Miss Fury: Sensational Sundays 1941-1944 by Tarpe Mills
Miss Fury started as a Sunday comic strip called Black Fury. Beautiful brunette Marla Drake has to go to a masquerade ball and has found out a copy of her gown is being worn to the ball by another New York socialite. Marla's maid suggests she wear the black leopard skin Marla inherited from her uncle. It's a ceremonial outfit from a witch-doctor in Africa. Driving to the ball, she gets embroiled in a manhunt for an escaped killer. This is just the start of her career as a crime fighter, though a case of mistaken identities in the story facilitates the change from Black Fury to Miss Fury. Marla then gets swept into an international political intrigue, something popular in World War II-era pulp and noir fiction. She winds up in South America where German General Bruno is planning to overthrow the Brazilian government. She works with the locals and with some Americans to thwart his plans, as well as those of Baroness Erika von Kampf, a German ex-patriate with her own schemes.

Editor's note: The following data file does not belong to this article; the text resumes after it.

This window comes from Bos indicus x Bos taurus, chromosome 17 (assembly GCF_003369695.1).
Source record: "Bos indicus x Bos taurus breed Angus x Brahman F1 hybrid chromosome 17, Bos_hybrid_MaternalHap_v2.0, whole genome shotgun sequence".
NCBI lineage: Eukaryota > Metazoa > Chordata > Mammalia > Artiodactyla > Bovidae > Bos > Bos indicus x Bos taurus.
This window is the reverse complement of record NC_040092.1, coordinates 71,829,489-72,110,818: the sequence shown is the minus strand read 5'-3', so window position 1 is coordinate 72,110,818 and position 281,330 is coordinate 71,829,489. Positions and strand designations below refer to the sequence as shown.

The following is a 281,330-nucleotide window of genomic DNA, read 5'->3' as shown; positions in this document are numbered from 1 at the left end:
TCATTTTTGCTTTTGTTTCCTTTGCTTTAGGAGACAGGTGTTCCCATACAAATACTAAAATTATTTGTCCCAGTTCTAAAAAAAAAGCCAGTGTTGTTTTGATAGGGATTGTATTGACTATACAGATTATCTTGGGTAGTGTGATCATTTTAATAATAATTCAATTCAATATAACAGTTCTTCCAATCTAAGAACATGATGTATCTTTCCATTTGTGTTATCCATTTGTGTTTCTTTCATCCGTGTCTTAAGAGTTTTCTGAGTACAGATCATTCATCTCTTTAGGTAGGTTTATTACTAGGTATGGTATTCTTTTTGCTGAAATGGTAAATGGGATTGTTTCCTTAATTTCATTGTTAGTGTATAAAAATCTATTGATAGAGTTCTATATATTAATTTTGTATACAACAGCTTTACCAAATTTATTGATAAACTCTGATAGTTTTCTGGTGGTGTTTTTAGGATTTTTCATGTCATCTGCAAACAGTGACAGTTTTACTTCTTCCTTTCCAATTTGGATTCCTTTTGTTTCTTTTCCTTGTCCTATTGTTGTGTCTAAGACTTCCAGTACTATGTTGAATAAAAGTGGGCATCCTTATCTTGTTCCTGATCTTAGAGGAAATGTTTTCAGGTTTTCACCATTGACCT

The story is thrilling and pulpy, with gangsters, mad doctors, Nazis, and secret formulas all making at least one appearance. A lot of the coincidences are a little too forced, e.g. Marla has an encounter with Detective Carey who winds up as a recurring love interest--he even enlists in the Marines and shows up in South America! Marla tries to get rid of the costume a few times but it always comes back to her. Another odd quirk is when the story follows the Baroness and the General for the last twenty pages of the book with hardly any mention of Marla Drake or Miss Fury. She winds up being a secondary character in her own comic! Even so, the melodrama is compelling.
The book is notable as it is the first female superhero created and drawn by a female cartoonist. The art is very good, a high-point in 1940s comics. Miss Fury herself doesn't have quite as much action as I'd expected but I liked the book a lot.